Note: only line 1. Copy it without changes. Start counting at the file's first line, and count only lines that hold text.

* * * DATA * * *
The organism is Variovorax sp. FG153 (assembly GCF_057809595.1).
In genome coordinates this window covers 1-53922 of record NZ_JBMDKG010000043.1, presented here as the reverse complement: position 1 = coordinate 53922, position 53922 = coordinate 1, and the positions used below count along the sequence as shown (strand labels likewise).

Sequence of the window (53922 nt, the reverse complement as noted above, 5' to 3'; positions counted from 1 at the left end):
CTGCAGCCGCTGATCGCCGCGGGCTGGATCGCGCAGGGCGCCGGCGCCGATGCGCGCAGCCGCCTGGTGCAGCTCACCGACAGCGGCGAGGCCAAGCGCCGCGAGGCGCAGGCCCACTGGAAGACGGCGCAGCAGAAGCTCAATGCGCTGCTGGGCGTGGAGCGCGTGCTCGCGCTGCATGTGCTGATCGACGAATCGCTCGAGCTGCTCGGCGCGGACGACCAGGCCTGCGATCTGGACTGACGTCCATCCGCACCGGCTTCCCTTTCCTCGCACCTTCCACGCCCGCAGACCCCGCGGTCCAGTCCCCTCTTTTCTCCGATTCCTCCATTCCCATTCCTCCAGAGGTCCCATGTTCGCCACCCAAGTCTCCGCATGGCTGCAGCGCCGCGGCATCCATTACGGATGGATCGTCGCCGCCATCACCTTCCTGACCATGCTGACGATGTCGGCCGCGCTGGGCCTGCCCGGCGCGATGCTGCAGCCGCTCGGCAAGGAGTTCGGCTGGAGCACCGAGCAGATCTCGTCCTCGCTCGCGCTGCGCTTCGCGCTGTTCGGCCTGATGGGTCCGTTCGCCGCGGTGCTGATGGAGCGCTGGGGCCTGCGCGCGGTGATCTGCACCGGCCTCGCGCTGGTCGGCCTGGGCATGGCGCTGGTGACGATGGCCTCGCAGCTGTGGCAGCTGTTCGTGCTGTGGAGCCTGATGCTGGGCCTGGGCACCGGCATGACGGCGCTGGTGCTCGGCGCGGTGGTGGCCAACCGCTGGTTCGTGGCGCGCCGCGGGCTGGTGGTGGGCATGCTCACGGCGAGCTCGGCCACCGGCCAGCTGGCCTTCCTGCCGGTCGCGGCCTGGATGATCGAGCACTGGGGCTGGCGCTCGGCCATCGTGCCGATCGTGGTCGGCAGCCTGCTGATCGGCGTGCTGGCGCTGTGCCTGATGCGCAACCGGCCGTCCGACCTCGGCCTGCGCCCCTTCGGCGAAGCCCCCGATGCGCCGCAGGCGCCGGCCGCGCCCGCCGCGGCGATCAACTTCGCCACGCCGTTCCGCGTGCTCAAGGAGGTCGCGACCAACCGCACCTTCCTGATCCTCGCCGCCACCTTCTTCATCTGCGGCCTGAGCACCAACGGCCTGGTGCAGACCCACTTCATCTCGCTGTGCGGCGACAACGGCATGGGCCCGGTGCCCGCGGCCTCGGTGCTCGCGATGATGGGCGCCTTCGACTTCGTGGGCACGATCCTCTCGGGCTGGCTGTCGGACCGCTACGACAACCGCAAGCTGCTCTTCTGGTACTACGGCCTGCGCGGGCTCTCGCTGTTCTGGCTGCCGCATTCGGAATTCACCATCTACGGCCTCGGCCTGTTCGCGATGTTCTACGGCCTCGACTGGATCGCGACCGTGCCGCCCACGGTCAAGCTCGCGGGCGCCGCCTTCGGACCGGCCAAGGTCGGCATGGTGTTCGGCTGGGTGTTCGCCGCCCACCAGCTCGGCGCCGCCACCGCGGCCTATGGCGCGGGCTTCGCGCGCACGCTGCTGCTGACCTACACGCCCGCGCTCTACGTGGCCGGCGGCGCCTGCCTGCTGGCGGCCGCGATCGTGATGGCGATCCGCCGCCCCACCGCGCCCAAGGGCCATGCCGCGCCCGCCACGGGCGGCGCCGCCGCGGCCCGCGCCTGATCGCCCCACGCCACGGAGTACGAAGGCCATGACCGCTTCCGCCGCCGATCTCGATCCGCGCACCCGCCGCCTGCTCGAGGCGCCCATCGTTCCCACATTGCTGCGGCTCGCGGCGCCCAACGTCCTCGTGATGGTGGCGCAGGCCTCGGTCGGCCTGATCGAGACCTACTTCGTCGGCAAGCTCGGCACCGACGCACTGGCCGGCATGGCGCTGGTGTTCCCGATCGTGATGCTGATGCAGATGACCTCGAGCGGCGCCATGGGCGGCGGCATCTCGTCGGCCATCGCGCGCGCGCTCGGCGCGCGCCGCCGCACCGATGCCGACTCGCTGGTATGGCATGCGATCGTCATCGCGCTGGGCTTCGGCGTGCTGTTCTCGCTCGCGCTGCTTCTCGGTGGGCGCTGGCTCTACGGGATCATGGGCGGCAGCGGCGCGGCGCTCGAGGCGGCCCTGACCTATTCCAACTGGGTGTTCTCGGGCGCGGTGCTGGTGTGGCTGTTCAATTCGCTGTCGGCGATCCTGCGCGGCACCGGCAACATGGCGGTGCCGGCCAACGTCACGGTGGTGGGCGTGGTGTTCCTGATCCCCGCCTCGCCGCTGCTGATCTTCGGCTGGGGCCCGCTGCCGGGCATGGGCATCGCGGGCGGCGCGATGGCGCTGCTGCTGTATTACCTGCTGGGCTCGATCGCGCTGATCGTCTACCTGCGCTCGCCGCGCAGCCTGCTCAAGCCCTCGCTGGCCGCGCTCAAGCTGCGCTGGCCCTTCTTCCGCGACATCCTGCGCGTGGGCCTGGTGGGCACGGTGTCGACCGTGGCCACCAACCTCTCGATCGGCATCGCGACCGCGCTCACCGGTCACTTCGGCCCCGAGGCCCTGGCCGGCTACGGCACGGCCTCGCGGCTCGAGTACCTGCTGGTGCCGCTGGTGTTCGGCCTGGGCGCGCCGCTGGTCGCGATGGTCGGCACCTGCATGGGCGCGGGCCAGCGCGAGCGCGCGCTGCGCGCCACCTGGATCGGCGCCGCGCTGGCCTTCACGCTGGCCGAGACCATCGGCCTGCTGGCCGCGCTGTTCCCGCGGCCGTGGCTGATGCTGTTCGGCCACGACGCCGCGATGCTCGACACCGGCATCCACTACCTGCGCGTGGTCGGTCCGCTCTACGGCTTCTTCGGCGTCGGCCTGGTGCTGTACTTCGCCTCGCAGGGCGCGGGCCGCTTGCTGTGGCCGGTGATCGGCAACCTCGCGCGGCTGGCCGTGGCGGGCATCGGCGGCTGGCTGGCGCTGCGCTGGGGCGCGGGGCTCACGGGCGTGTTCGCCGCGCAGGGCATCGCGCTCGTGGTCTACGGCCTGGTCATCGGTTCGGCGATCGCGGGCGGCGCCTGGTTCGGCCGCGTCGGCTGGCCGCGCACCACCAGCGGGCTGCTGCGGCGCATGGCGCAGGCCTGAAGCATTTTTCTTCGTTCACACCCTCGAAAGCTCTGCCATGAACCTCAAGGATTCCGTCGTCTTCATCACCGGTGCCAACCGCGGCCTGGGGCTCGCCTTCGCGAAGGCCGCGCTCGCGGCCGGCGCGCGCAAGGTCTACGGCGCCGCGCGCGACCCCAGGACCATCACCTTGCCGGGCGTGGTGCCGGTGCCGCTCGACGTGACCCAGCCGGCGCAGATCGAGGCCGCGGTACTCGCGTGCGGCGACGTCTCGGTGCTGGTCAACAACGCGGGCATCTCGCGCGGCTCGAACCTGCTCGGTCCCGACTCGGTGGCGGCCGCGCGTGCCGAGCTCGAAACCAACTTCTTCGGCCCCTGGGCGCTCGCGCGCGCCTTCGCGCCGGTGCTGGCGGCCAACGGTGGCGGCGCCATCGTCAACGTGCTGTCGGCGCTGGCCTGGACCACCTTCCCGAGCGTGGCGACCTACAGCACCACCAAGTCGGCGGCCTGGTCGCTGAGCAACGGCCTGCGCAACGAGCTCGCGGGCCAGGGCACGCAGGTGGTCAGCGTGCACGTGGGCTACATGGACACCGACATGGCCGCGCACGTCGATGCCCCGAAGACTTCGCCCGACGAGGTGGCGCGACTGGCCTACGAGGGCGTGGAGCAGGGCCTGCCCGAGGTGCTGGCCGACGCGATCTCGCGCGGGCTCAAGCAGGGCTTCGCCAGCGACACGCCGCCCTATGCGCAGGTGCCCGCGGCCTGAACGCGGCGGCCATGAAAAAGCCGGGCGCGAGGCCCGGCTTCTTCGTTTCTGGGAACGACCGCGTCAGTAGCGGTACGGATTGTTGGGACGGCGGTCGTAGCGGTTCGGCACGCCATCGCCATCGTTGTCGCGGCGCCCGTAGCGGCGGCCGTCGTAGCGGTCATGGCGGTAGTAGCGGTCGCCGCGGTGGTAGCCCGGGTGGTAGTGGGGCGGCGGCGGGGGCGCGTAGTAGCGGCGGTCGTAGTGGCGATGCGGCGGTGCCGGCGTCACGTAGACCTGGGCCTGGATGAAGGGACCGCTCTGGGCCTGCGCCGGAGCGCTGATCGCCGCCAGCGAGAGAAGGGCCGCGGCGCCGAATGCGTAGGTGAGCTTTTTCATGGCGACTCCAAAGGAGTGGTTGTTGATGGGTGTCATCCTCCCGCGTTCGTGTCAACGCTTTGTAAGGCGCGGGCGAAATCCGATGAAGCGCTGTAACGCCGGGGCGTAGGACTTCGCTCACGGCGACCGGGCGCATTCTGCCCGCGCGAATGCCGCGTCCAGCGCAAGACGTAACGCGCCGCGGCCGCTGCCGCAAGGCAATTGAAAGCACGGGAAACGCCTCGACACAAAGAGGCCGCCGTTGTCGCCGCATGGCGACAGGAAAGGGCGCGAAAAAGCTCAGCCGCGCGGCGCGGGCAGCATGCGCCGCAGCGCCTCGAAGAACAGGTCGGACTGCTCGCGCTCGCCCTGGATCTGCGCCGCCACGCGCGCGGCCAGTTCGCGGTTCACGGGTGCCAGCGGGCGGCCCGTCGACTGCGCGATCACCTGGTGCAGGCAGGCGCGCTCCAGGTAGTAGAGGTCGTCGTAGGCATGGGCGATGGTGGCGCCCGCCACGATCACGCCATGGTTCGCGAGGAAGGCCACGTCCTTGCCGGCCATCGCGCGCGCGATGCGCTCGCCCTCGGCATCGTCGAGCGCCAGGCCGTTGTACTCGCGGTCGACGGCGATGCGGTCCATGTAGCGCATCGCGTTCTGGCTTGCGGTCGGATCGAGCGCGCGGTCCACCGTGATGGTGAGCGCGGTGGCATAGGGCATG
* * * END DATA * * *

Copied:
The organism is Variovorax sp. FG153 (assembly GCF_057809595.1).